On October 3, the Senate passed the compromise opioid bill package that had been approved by the House on September 28. This sweeping legislation, known as the “SUPPORT for Patients and Communities Act” (the “Act”), received overwhelming approval in both chambers, and will now be sent to the President.

Although the compromise legislation retained many of the provisions on House-sponsored legislation, includes noteworthy new features:

  • Expansion of telehealth services. The Act provides that telehealth services for treatment of substance-use disorders and accompanying mental-health disorders may be reimbursed under Medicare when delivered in the patient’s home, regardless of the patient’s geographic location, effective July 2019. In addition, it would direct Centers for Medicare and Medicaid Services (CMS) to issue guidance for states on options for providing substance-use-disorder services for Medicaid patients through telehealth.
  • Federal institutions for mental disease (IMD) exclusion. Federal law has long excluded from Medicaid coverage care delivered to adults aged 21 to 64 in mental-health institutions with over 16 beds. The Act would permit state Medicaid programs to cover care in certain IMDs for adults with a substance-use disorder for Fiscal Years 2019 through 2023, for up to 30 days in any 12 month period, provided that the state meets certain program conditions.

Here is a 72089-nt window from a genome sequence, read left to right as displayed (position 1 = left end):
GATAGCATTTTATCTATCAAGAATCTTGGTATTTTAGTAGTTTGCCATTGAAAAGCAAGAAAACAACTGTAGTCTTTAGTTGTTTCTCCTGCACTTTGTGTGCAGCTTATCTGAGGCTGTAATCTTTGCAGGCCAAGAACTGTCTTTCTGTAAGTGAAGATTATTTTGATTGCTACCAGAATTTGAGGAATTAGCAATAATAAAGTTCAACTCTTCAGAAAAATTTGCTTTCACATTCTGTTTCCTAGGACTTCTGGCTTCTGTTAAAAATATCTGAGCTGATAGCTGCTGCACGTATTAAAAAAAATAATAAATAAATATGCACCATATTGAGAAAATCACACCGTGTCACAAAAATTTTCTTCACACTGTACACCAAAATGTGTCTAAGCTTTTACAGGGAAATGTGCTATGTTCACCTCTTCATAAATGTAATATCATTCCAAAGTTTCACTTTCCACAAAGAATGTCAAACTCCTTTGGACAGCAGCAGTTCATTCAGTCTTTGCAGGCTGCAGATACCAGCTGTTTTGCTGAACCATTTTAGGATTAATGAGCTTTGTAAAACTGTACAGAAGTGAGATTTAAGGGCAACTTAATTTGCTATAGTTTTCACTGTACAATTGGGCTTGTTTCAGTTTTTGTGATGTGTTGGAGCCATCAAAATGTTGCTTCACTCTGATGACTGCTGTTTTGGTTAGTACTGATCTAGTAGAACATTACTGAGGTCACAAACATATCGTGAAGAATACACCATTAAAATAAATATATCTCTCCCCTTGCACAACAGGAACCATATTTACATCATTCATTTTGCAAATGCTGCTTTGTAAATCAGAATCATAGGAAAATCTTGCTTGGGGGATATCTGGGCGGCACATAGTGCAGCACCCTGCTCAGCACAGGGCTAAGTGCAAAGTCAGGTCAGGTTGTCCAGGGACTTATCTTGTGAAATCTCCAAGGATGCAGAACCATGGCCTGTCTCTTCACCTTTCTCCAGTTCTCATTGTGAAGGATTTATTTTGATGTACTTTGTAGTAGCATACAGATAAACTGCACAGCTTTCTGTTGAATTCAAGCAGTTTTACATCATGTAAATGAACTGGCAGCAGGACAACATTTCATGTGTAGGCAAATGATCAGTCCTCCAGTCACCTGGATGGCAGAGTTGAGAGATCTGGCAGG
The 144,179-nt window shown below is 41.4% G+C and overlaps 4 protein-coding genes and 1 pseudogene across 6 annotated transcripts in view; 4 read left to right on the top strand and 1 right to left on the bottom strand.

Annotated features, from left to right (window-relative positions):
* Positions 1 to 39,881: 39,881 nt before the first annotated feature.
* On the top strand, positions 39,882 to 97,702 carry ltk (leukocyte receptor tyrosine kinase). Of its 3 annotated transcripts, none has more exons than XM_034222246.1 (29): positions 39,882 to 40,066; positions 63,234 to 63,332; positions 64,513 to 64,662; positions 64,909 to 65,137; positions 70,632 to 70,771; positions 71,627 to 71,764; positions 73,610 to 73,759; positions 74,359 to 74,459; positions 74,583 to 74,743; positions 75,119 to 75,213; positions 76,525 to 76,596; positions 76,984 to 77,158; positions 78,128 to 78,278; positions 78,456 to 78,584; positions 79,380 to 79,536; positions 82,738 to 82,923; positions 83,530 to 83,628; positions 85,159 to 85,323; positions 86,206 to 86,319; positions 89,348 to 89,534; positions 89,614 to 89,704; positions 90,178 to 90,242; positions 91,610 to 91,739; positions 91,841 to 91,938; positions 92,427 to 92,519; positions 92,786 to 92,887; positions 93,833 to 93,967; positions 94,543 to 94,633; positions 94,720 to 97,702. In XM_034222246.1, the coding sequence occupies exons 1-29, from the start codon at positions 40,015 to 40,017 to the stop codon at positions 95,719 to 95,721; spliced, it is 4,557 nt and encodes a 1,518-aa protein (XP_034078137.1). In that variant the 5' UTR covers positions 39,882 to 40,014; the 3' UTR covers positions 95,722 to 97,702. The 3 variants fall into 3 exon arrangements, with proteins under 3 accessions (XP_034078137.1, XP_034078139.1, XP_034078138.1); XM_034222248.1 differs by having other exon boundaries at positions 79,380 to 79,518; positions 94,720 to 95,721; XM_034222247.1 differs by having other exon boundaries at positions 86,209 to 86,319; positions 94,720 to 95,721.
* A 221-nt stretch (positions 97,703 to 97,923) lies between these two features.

• Medication-assisted treatment (MAT). The Act would permanently enable MAT-prescribing authority for qualified for physician assistants and nurse practitioners, and it establishes a five-year window of MAT prescribing for certain other types of qualified advanced nurse practitioners.
  • Anti-fraud Provisions. The Act would add criminal penalties for paying or receiving kickbacks in return for referring a patient to a recovery home or clinical treatment facility, with “common sense” exceptions for legitimate referrals. The Act would also enhances civil enforcement authority of the Federal Trade Commission (FTC) for unfair or deceptive acts with respect to substance-use disorder products and services.

Notably, the Act does not provide for changes to the stringent privacy rules for substance-use disorder treatment records. This had become a source of disagreement in prior versions of the legislation. If you have any questions about the above topic, or any Corporate & Business issue related to Health Care, please contact Anne M. Murphy, or the Hinckley Allen attorney with whom you regularly work.

By Anne M. Murphy of Hinckley Allen